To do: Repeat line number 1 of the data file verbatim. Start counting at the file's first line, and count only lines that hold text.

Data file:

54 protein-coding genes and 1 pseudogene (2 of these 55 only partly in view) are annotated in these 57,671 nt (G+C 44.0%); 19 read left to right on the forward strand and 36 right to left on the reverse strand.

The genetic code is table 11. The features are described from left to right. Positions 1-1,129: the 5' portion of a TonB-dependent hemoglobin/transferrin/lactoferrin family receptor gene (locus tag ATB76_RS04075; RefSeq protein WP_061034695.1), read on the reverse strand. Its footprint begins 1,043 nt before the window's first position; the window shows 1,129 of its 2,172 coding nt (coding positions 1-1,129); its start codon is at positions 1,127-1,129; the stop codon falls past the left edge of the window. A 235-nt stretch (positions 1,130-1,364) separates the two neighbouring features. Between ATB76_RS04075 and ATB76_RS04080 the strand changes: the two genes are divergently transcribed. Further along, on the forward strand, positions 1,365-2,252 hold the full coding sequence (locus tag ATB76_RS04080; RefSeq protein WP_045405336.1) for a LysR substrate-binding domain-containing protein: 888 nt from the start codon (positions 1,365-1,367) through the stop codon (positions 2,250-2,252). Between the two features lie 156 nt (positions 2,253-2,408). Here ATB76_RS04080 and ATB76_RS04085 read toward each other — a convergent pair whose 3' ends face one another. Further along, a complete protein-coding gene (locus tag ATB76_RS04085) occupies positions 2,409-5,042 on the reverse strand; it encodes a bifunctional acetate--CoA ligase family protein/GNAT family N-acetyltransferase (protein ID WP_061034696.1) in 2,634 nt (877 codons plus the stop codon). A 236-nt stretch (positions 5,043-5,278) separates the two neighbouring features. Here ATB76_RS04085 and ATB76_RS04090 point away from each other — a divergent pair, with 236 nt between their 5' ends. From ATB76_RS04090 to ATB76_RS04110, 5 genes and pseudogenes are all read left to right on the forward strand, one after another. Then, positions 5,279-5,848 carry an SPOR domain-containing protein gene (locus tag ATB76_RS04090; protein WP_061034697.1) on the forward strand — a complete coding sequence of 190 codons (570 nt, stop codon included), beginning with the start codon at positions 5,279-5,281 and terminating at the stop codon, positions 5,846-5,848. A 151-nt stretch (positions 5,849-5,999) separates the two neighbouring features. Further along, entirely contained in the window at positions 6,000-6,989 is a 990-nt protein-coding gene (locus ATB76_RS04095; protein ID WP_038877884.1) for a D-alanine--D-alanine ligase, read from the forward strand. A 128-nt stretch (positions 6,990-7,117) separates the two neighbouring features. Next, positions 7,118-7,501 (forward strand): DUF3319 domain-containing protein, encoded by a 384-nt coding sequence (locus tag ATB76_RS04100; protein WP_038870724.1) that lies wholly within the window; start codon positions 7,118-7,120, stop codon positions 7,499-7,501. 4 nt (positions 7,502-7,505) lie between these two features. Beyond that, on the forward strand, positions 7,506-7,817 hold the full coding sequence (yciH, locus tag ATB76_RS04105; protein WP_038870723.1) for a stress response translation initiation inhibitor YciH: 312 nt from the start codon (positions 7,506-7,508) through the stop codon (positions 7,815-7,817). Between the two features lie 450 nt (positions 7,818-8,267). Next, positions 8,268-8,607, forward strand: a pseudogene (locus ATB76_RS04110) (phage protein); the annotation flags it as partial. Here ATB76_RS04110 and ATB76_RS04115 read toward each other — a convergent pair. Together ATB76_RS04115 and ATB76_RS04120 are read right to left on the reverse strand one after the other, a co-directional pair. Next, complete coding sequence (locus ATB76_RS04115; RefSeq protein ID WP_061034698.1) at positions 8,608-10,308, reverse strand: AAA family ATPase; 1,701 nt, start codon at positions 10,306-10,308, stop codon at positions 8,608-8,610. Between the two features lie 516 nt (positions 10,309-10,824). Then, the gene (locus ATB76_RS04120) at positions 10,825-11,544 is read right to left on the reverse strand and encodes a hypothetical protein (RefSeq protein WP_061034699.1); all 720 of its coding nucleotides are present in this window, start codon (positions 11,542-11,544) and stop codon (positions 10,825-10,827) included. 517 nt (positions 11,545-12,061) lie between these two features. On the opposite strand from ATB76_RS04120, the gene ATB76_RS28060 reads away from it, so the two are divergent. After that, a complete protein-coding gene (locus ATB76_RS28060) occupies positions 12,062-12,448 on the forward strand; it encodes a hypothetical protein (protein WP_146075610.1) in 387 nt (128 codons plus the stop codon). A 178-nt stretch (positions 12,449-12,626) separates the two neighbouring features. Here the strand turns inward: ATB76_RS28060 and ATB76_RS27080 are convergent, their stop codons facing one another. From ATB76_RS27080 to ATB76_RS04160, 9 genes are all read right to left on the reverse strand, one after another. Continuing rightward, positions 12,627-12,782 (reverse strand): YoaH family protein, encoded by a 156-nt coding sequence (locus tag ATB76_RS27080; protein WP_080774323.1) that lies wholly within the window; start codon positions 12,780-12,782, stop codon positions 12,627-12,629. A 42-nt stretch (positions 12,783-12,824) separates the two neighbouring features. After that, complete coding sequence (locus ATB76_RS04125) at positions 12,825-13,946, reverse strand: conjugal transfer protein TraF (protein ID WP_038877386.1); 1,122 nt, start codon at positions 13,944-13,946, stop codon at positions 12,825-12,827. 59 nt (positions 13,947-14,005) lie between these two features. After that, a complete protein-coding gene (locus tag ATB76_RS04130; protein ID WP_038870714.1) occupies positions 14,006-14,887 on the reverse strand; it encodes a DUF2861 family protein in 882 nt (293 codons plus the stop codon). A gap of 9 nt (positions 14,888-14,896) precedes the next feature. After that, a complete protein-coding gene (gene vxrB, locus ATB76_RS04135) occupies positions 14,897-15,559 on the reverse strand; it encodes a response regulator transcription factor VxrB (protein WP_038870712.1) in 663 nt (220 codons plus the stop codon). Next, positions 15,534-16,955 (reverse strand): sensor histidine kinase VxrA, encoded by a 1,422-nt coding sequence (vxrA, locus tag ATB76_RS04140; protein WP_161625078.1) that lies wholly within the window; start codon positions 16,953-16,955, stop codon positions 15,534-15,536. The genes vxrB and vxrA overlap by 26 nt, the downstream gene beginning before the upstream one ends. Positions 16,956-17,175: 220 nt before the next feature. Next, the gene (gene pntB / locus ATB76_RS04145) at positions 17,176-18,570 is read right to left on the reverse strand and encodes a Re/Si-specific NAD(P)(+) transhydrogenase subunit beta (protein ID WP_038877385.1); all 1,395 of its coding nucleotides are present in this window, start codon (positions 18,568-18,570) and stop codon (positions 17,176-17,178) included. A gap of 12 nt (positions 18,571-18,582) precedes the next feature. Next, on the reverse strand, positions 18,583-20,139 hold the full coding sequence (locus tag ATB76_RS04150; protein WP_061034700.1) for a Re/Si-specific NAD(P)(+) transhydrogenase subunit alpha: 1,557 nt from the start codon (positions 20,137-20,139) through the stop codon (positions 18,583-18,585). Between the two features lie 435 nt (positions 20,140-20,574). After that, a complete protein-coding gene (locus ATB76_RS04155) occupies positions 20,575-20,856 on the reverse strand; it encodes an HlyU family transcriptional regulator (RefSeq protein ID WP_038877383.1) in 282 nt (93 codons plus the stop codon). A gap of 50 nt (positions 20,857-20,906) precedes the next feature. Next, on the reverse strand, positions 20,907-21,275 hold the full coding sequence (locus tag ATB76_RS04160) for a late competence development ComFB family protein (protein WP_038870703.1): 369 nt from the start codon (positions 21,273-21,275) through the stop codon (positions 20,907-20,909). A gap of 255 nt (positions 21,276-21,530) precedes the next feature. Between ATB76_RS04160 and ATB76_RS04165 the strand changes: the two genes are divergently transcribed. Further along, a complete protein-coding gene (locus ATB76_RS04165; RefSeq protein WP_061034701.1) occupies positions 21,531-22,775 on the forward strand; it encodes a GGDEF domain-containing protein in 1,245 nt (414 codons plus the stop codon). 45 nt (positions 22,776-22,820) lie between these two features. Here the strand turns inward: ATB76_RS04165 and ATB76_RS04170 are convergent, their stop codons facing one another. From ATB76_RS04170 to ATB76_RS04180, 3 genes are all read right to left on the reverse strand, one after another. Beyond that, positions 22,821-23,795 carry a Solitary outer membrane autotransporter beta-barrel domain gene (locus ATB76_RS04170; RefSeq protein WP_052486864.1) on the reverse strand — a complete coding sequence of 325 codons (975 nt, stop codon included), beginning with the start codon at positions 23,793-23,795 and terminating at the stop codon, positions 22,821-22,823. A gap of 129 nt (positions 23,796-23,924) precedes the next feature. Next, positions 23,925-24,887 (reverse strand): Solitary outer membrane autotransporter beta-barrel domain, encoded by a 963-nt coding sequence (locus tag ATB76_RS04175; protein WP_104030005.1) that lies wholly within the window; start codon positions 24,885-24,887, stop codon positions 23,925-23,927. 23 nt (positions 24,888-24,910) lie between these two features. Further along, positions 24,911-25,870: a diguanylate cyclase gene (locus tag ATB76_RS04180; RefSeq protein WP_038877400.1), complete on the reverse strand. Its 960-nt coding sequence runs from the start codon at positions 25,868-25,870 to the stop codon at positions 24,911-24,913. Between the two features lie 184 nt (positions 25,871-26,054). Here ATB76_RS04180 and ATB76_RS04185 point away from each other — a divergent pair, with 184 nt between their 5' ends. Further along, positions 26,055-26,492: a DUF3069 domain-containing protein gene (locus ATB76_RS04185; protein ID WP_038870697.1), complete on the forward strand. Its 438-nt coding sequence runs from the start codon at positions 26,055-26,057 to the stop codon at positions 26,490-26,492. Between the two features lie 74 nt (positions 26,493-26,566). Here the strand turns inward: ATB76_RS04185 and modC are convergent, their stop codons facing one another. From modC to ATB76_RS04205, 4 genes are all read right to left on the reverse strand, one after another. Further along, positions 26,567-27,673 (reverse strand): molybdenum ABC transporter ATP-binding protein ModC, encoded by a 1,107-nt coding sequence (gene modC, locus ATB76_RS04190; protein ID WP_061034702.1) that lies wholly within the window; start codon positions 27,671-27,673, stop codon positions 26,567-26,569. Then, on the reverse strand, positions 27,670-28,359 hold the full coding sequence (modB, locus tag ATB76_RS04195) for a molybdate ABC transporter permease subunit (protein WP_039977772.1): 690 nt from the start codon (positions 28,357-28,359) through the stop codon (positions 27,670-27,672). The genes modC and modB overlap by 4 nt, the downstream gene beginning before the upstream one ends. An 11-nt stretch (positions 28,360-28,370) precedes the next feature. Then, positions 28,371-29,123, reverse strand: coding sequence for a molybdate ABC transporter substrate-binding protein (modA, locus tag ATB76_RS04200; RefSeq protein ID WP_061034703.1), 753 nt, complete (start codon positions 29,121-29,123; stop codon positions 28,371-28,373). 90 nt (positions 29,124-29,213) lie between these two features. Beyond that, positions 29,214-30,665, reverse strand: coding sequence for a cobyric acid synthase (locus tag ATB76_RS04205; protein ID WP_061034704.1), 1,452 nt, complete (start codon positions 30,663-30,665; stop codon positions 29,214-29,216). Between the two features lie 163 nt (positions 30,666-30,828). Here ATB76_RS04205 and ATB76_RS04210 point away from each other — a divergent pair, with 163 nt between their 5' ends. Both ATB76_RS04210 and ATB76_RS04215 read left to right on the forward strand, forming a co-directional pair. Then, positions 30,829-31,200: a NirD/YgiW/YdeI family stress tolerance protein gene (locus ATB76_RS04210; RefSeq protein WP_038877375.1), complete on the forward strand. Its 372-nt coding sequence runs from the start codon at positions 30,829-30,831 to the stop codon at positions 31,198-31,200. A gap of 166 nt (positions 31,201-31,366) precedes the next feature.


54 protein-coding genes and 1 pseudogene (2 of these 55 only partly in view) are annotated in these 57,671 nt (G+C 44.0%); 19 read left to right on the forward strand and 36 right to left on the reverse strand.